The happiest man in Cessnock is Steve Tapp, Racecourse Manager of Newcastle Jockey Club’s Cessnock Racecourse. The reason Tapp is on a high is that more than 75 millimetres of rain has fallen on the Cessnock track in recent weeks. The dam in the centre of the track now has sufficient water in it to allow Tapp to recommence irrigating the course proper. The dam has been dry for many months due to the drought.
Cessnock’s first ‘showcase’ race meeting on November 21 which featured the richest race ever programmed for Cessnock, the $50,000 Hungerford Hill Cessnock Cup was transferred to Newcastle. The recent stormy weather has ensured that Cessnock’s first race meeting in the New Year on Tuesday January 8 will go ahead in Wine Country. The NJC are preparing for a bumper year of racing at Cessnock. The three feature race days will be on Anzac Day, with the Jungle Juice Cup in October and the Cessnock Cup in November.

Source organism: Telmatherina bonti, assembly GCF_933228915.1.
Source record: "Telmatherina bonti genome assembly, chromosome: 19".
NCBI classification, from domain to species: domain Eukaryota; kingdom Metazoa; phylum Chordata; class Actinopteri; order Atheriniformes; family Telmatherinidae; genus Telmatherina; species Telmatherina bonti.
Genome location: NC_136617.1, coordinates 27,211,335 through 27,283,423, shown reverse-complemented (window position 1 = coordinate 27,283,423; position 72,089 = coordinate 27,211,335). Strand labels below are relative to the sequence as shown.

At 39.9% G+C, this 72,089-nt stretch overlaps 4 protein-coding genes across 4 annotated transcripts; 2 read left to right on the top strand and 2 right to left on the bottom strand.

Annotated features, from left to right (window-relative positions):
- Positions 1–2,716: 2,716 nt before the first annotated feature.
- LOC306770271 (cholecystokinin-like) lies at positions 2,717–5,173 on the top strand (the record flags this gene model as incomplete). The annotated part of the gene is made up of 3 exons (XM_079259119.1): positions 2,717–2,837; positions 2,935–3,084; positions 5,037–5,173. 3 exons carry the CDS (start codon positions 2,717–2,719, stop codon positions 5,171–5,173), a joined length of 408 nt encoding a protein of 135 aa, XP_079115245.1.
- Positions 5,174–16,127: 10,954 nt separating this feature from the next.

Robert ‘Pud’ Davies, the longest serving trainer at Cessnock spent two weeks in a Sydney Eye Hospital in December. ‘Pud’ returned home prior to Christmas and he is back at work. He has been training on the Cessnock track for 54 years and ‘Pud’ and his wife Sandra moved into their home on the edge of the Racecourse in 1984. ‘Pud’ has seven in work and on December 3 had five-year-old gelding Harry And The Duke break through for his first win at Taree at the juicy odds of $41.
The Davies stables long serving foreman Troy Close has also been in hospital with a heart condition. The former apprentice jockey is back on deck and in control.